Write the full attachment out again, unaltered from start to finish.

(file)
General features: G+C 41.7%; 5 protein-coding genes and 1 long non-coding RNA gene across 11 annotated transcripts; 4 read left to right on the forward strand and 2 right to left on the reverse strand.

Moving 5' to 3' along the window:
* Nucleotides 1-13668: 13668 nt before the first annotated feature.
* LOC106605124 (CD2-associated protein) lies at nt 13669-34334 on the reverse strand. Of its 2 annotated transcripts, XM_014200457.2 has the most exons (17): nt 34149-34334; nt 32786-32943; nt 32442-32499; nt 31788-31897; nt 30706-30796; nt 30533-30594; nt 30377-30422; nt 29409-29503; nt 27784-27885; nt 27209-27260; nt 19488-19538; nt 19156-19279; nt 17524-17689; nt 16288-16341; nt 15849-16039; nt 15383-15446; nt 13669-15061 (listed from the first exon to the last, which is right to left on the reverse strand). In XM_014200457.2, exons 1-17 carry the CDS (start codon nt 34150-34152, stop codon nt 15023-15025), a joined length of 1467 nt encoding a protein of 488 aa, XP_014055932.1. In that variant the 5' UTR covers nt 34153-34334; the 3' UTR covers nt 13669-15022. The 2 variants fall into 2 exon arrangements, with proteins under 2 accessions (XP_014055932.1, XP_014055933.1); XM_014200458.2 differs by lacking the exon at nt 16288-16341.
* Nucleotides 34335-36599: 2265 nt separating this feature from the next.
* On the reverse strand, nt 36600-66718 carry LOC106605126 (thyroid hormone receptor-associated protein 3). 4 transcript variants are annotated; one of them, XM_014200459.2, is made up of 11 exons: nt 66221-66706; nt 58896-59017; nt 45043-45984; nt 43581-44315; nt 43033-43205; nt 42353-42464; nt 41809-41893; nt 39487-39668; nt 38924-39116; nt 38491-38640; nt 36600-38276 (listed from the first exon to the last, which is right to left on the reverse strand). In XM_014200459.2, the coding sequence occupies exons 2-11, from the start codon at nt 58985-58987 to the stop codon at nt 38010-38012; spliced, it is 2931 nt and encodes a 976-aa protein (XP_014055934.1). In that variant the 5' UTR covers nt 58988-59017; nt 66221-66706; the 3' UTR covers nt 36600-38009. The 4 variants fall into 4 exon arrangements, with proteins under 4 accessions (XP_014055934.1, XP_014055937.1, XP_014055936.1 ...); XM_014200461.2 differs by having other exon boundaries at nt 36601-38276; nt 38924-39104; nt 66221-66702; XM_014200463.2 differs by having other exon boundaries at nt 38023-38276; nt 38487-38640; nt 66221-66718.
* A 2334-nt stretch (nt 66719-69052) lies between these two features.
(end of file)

General features: G+C 41.7%; 5 protein-coding genes and 1 long non-coding RNA gene across 11 annotated transcripts; 4 read left to right on the forward strand and 2 right to left on the reverse strand.

Moving 5' to 3' along the window:
* Nucleotides 1-13668: 13668 nt before the first annotated feature.
* LOC106605124 (CD2-associated protein) lies at nt 13669-34334 on the reverse strand. Of its 2 annotated transcripts, XM_014200457.2 has the most exons (17): nt 34149-34334; nt 32786-32943; nt 32442-32499; nt 31788-31897; nt 30706-30796; nt 30533-30594; nt 30377-30422; nt 29409-29503; nt 27784-27885; nt 27209-27260; nt 19488-19538; nt 19156-19279; nt 17524-17689; nt 16288-16341; nt 15849-16039; nt 15383-15446; nt 13669-15061 (listed from the first exon to the last, which is right to left on the reverse strand). In XM_014200457.2, exons 1-17 carry the CDS (start codon nt 34150-34152, stop codon nt 15023-15025), a joined length of 1467 nt encoding a protein of 488 aa, XP_014055932.1. In that variant the 5' UTR covers nt 34153-34334; the 3' UTR covers nt 13669-15022. The 2 variants fall into 2 exon arrangements, with proteins under 2 accessions (XP_014055932.1, XP_014055933.1); XM_014200458.2 differs by lacking the exon at nt 16288-16341.
* Nucleotides 34335-36599: 2265 nt separating this feature from the next.
* On the reverse strand, nt 36600-66718 carry LOC106605126 (thyroid hormone receptor-associated protein 3). 4 transcript variants are annotated; one of them, XM_014200459.2, is made up of 11 exons: nt 66221-66706; nt 58896-59017; nt 45043-45984; nt 43581-44315; nt 43033-43205; nt 42353-42464; nt 41809-41893; nt 39487-39668; nt 38924-39116; nt 38491-38640; nt 36600-38276 (listed from the first exon to the last, which is right to left on the reverse strand). In XM_014200459.2, the coding sequence occupies exons 2-11, from the start codon at nt 58985-58987 to the stop codon at nt 38010-38012; spliced, it is 2931 nt and encodes a 976-aa protein (XP_014055934.1). In that variant the 5' UTR covers nt 58988-59017; nt 66221-66706; the 3' UTR covers nt 36600-38009. The 4 variants fall into 4 exon arrangements, with proteins under 4 accessions (XP_014055934.1, XP_014055937.1, XP_014055936.1 ...); XM_014200461.2 differs by having other exon boundaries at nt 36601-38276; nt 38924-39104; nt 66221-66702; XM_014200463.2 differs by having other exon boundaries at nt 38023-38276; nt 38487-38640; nt 66221-66718.
* A 2334-nt stretch (nt 66719-69052) lies between these two features.